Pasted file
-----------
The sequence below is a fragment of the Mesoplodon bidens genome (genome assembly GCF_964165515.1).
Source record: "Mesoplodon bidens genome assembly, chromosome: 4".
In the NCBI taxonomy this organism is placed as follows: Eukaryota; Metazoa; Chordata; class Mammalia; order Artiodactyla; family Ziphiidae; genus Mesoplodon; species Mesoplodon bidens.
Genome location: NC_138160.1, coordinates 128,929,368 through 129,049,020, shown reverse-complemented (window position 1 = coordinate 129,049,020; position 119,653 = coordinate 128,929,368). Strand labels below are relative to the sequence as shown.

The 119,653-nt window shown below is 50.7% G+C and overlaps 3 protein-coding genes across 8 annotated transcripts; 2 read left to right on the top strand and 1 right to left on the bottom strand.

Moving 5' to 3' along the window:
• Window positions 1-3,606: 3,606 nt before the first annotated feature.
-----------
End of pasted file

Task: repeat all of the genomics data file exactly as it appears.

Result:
The sequence below is a fragment of the Mesoplodon bidens genome (genome assembly GCF_964165515.1).
Source record: "Mesoplodon bidens genome assembly, chromosome: 4".
In the NCBI taxonomy this organism is placed as follows: Eukaryota; Metazoa; Chordata; class Mammalia; order Artiodactyla; family Ziphiidae; genus Mesoplodon; species Mesoplodon bidens.
Genome location: NC_138160.1, coordinates 128,929,368 through 129,049,020, shown reverse-complemented (window position 1 = coordinate 129,049,020; position 119,653 = coordinate 128,929,368). Strand labels below are relative to the sequence as shown.

The 119,653-nt window shown below is 50.7% G+C and overlaps 3 protein-coding genes across 8 annotated transcripts; 2 read left to right on the top strand and 1 right to left on the bottom strand.

Moving 5' to 3' along the window:
• Window positions 1-3,606: 3,606 nt before the first annotated feature.